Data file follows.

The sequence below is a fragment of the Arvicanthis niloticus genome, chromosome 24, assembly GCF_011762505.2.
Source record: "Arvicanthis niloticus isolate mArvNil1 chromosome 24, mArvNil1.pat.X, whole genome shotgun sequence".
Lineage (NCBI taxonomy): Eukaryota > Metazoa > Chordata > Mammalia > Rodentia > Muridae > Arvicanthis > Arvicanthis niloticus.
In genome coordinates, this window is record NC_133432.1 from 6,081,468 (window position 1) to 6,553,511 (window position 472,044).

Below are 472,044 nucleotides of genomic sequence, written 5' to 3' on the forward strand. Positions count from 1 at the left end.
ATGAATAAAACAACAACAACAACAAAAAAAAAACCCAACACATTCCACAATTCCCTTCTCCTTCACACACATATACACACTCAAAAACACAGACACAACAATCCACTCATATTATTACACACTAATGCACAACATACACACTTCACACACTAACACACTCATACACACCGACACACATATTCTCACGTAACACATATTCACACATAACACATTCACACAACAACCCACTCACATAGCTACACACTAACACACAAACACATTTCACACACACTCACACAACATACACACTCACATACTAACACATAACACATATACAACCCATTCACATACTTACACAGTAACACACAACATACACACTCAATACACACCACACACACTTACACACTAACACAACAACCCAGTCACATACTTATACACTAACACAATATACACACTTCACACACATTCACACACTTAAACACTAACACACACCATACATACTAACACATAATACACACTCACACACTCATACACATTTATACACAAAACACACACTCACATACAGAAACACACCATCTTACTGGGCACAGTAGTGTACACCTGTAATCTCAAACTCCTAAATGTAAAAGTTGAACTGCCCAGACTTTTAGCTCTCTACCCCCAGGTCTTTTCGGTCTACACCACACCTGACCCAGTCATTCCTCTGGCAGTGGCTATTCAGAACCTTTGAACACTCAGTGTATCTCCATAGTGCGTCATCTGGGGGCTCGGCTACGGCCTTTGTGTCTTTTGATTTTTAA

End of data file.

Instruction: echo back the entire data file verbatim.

The sequence below is a fragment of the Arvicanthis niloticus genome, chromosome 24, assembly GCF_011762505.2.
Source record: "Arvicanthis niloticus isolate mArvNil1 chromosome 24, mArvNil1.pat.X, whole genome shotgun sequence".
Lineage (NCBI taxonomy): Eukaryota > Metazoa > Chordata > Mammalia > Rodentia > Muridae > Arvicanthis > Arvicanthis niloticus.
In genome coordinates, this window is record NC_133432.1 from 6,081,468 (window position 1) to 6,553,511 (window position 472,044).

Below are 472,044 nucleotides of genomic sequence, written 5' to 3' on the forward strand. Positions count from 1 at the left end.
ATGAATAAAACAACAACAACAACAAAAAAAAAACCCAACACATTCCACAATTCCCTTCTCCTTCACACACATATACACACTCAAAAACACAGACACAACAATCCACTCATATTATTACACACTAATGCACAACATACACACTTCACACACTAACACACTCATACACACCGACACACATATTCTCACGTAACACATATTCACACATAACACATTCACACAACAACCCACTCACATAGCTACACACTAACACACAAACACATTTCACACACACTCACACAACATACACACTCACATACTAACACATAACACATATACAACCCATTCACATACTTACACAGTAACACACAACATACACACTCAATACACACCACACACACTTACACACTAACACAACAACCCAGTCACATACTTATACACTAACACAATATACACACTTCACACACATTCACACACTTAAACACTAACACACACCATACATACTAACACATAATACACACTCACACACTCATACACATTTATACACAAAACACACACTCACATACAGAAACACACCATCTTACTGGGCACAGTAGTGTACACCTGTAATCTCAAACTCCTAAATGTAAAAGTTGAACTGCCCAGACTTTTAGCTCTCTACCCCCAGGTCTTTTCGGTCTACACCACACCTGACCCAGTCATTCCTCTGGCAGTGGCTATTCAGAACCTTTGAACACTCAGTGTATCTCCATAGTGCGTCATCTGGGGGCTCGGCTACGGCCTTTGTGTCTTTTGATTTTTAA